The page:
NEW YORK – A research team that included investigators at the Icahn School of Medicine at Mount Sinai and Janssen Research and Development has described the bacterial components of fecal microbiota transplantation. The hope is that these bugs may ultimately become part of feces-free treatments for persistent Clostridium difficile infection.
"We have identified a select group of bacteria in a real-life human study that can serve as an ideal starting point for a synthetic FMT product — without the 'fecal' component," co-author Ari Grinspan, an associate professor of medicine who is affiliated with the Icahn School of Medicine at Mount Sinai's Precision Immunology Institute and the Icahn Institute for Data Science and Genomic Technology, said in a statement.
For their study, published in Nature Microbiology on Monday, Grinspan and his colleagues sequenced the genomes of bacterial isolates from more than 1,000 different strains found in fecal samples from nine healthy FMT donors and more than a dozen patients who received FMT to treat repeated C. difficile infections.
When the team applied its Strainer statistical framework to metagenomic sequence data representing the same FMT donors and recipients or to samples collected sequentially from another 13 individuals who got FMT in the clinic, it saw that the vast majority of original bugs disappeared from recipients' gut microbial communities, while the strains acquired through FMT stuck around for up to five years after the transplant.
"We found that 80 [percent] of recipient gut bacterial strains pre-FMT were eliminated by FMT and that post-FMT the strains present persisted up to five years later, together with environmentally acquired strains," the authors reported. "Quantification of donor bacterial strain engraftment in recipients independently explained … the clinical outcomes (relapse or success) after initial and repeat FMT."
The findings also pointed to sets of donated microbes that reliably take hold in the guts of FMT recipients, the investigators reported, offering clues to microbes that may be therapeutically relevant without the use of full fecal transplants.
"An important result from our study is the identification of a select mixture of live bacterial strains that stably engraft for five years in patients who are symptom-free post-FMT," the authors explained. "These strains are an ideal starting point for a synthetic [live biotherapeutic product]-free of multi-drug-resistant organisms that might serve as an FMT alternative for recurrent [C. difficile infection]."
Although FMT has proven successful for treating C. difficile infections, particularly those that arise repeatedly in the same individual, the team noted that the US Food and Drug Administration has put out advisories stemming from FMT procedures with severe adverse events.
Because some of these concerns have cropped up around using whole stool samples containing indeterminate microbial collections, the authors reasoned that some of these challenges might be overcome by more fully mapping beneficial bugs in donor samples used in successful FMTs.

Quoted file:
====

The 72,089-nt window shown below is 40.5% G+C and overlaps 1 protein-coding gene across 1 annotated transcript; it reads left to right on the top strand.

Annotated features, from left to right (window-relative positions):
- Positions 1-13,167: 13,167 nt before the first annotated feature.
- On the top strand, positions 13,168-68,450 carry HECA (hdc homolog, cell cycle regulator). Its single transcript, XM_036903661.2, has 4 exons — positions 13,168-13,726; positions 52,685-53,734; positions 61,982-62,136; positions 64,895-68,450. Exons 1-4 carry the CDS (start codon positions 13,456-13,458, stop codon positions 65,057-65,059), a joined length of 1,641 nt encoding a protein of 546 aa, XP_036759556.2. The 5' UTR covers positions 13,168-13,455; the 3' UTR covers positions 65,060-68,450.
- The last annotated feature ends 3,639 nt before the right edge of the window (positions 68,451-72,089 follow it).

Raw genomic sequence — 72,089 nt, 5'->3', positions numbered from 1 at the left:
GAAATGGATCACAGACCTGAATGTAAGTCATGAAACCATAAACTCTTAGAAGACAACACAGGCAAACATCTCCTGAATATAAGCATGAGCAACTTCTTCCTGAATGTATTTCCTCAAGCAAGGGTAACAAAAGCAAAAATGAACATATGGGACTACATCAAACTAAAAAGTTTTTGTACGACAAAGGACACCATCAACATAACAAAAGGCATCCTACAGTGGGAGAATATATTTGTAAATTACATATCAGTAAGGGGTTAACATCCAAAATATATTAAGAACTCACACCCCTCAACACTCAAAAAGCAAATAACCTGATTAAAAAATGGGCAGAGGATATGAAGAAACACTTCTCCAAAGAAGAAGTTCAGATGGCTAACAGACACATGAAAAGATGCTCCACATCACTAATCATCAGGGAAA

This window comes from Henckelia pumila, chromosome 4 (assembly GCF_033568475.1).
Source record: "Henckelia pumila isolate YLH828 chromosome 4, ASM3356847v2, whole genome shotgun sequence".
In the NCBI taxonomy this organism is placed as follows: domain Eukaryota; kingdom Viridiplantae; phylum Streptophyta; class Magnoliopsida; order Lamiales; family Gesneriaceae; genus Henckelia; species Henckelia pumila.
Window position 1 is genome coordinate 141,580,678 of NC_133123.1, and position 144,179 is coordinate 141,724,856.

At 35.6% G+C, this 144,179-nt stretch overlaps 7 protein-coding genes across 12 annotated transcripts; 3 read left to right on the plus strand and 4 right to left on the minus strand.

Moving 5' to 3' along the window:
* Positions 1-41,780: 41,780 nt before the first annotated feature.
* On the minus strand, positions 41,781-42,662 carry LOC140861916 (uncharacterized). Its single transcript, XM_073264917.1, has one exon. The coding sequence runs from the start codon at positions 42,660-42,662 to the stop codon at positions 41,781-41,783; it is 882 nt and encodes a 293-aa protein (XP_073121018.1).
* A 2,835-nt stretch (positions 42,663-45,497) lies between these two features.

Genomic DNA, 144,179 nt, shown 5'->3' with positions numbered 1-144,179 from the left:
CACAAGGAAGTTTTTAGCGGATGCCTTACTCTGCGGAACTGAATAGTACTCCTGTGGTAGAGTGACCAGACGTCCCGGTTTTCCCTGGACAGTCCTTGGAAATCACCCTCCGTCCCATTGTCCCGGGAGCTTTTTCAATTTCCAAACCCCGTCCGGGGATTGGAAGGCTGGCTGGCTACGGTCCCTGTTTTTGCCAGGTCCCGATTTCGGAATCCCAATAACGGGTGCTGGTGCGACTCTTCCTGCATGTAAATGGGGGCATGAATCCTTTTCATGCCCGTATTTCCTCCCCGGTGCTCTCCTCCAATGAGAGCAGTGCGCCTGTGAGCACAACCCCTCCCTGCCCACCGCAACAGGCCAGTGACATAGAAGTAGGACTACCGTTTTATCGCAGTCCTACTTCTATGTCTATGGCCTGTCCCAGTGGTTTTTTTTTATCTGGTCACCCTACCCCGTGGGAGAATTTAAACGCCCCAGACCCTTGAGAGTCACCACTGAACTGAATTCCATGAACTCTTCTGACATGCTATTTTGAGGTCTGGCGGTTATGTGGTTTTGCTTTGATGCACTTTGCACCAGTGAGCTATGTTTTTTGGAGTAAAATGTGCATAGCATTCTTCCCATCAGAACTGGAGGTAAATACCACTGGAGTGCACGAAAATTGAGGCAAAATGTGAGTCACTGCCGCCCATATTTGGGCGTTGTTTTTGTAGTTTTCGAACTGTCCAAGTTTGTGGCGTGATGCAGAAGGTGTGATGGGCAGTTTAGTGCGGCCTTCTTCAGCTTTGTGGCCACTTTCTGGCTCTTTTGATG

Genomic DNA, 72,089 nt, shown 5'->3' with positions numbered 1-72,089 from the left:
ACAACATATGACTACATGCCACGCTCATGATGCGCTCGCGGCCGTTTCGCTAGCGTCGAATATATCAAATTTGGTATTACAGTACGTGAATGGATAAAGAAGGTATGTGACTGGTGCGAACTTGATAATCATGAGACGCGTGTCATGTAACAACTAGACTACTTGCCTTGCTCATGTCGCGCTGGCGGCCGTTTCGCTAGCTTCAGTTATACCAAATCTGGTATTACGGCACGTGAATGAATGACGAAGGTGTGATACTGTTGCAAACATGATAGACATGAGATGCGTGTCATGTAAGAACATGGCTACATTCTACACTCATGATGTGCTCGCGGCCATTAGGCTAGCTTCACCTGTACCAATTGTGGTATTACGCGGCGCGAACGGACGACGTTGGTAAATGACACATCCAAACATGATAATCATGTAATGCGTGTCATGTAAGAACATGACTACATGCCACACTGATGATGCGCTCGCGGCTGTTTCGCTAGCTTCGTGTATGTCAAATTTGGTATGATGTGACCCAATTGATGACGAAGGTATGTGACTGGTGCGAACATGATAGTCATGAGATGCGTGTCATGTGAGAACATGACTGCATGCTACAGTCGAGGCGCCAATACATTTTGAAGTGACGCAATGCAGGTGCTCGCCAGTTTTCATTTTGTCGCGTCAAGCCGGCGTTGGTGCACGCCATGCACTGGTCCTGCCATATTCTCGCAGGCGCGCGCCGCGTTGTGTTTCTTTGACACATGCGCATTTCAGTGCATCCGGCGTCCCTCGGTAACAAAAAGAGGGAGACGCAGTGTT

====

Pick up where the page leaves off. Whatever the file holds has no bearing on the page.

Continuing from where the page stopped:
"Knowing which bacterial strains are transferred to the recipient gut microbiota is critical to our understanding of why some patients respond to FMT and others do not," senior author Jeremiah Faith, a researcher at the Icahn School of Medicine at Mount Sinai, said in a statement.
For their study, the investigators started by sequencing the genomes of 2,987 bacteria, spanning 207 bacterial species and some 1,008 strains, that were isolated from 22 FMT donors or recipients. By setting these genomes alongside 85 metagenomic sequences from donors and recipients sampled over time for up to five years post-transplant, they got a look at strain dynamics in guts of FMT recipients before treatment and for up to five years afterward.
Along with subsequent validation experiments in FMT recipients and in mouse models transplanted with specific bacterial strain sets, the team turned to the Strainer tool to come up with a metric dubbed the "proportional engraftment of donor strains," or PEDS, which appeared to coincide with FMT outcomes in 10 more FMT recipients over several years.
There, engraftment reached around 83 percent, on average, before settling slightly lower: 71 percent of bacterial strains from FMT donors appeared to stick around in the long term in recipients who did not experience C. difficile relapse, as did fewer than 25 percent of strains present in recipients prior to FMT. In contrast, PEDS dipped dramatically in two FMT recipients who went on to experience early C. difficile relapse, the authors noted.
"These results suggest that FMT represents a semi-permanent alteration of the host microbiome — a remarkably durable therapeutic from a single administration, whose stability resembles that of healthy controls," they wrote, noting that "PEDS is a predictive measure of FMT success and recurrent [C. difficile infection] relapse."